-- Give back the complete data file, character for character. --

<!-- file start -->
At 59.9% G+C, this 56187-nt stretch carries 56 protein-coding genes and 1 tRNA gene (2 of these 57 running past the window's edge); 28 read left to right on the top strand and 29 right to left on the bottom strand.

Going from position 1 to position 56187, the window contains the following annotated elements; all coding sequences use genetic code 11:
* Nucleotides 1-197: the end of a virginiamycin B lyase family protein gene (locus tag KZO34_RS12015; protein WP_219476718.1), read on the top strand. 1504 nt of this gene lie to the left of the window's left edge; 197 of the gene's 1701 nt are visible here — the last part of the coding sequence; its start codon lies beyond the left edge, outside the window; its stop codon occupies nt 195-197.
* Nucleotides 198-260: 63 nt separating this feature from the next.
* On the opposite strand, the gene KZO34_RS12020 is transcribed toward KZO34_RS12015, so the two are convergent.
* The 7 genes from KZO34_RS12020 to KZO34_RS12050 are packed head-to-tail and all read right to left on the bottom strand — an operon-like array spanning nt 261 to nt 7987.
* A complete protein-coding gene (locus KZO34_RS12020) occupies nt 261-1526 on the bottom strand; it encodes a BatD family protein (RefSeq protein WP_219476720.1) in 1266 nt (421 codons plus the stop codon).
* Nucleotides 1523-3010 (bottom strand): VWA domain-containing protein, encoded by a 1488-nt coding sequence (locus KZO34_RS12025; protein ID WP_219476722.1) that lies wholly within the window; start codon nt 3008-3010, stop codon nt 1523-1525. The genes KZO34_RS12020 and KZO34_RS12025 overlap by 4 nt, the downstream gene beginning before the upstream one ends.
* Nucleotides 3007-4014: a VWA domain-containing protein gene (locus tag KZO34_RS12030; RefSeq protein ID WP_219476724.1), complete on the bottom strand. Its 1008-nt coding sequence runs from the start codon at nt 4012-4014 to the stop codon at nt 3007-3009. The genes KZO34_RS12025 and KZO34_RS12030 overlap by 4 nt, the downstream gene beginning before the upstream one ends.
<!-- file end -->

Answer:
At 59.9% G+C, this 56187-nt stretch carries 56 protein-coding genes and 1 tRNA gene (2 of these 57 running past the window's edge); 28 read left to right on the top strand and 29 right to left on the bottom strand.

Going from position 1 to position 56187, the window contains the following annotated elements; all coding sequences use genetic code 11:
* Nucleotides 1-197: the end of a virginiamycin B lyase family protein gene (locus tag KZO34_RS12015; protein WP_219476718.1), read on the top strand. 1504 nt of this gene lie to the left of the window's left edge; 197 of the gene's 1701 nt are visible here — the last part of the coding sequence; its start codon lies beyond the left edge, outside the window; its stop codon occupies nt 195-197.
* Nucleotides 198-260: 63 nt separating this feature from the next.
* On the opposite strand, the gene KZO34_RS12020 is transcribed toward KZO34_RS12015, so the two are convergent.
* The 7 genes from KZO34_RS12020 to KZO34_RS12050 are packed head-to-tail and all read right to left on the bottom strand — an operon-like array spanning nt 261 to nt 7987.
* A complete protein-coding gene (locus KZO34_RS12020) occupies nt 261-1526 on the bottom strand; it encodes a BatD family protein (RefSeq protein WP_219476720.1) in 1266 nt (421 codons plus the stop codon).
* Nucleotides 1523-3010 (bottom strand): VWA domain-containing protein, encoded by a 1488-nt coding sequence (locus KZO34_RS12025; protein ID WP_219476722.1) that lies wholly within the window; start codon nt 3008-3010, stop codon nt 1523-1525. The genes KZO34_RS12020 and KZO34_RS12025 overlap by 4 nt, the downstream gene beginning before the upstream one ends.
* Nucleotides 3007-4014: a VWA domain-containing protein gene (locus tag KZO34_RS12030; RefSeq protein ID WP_219476724.1), complete on the bottom strand. Its 1008-nt coding sequence runs from the start codon at nt 4012-4014 to the stop codon at nt 3007-3009. The genes KZO34_RS12025 and KZO34_RS12030 overlap by 4 nt, the downstream gene beginning before the upstream one ends.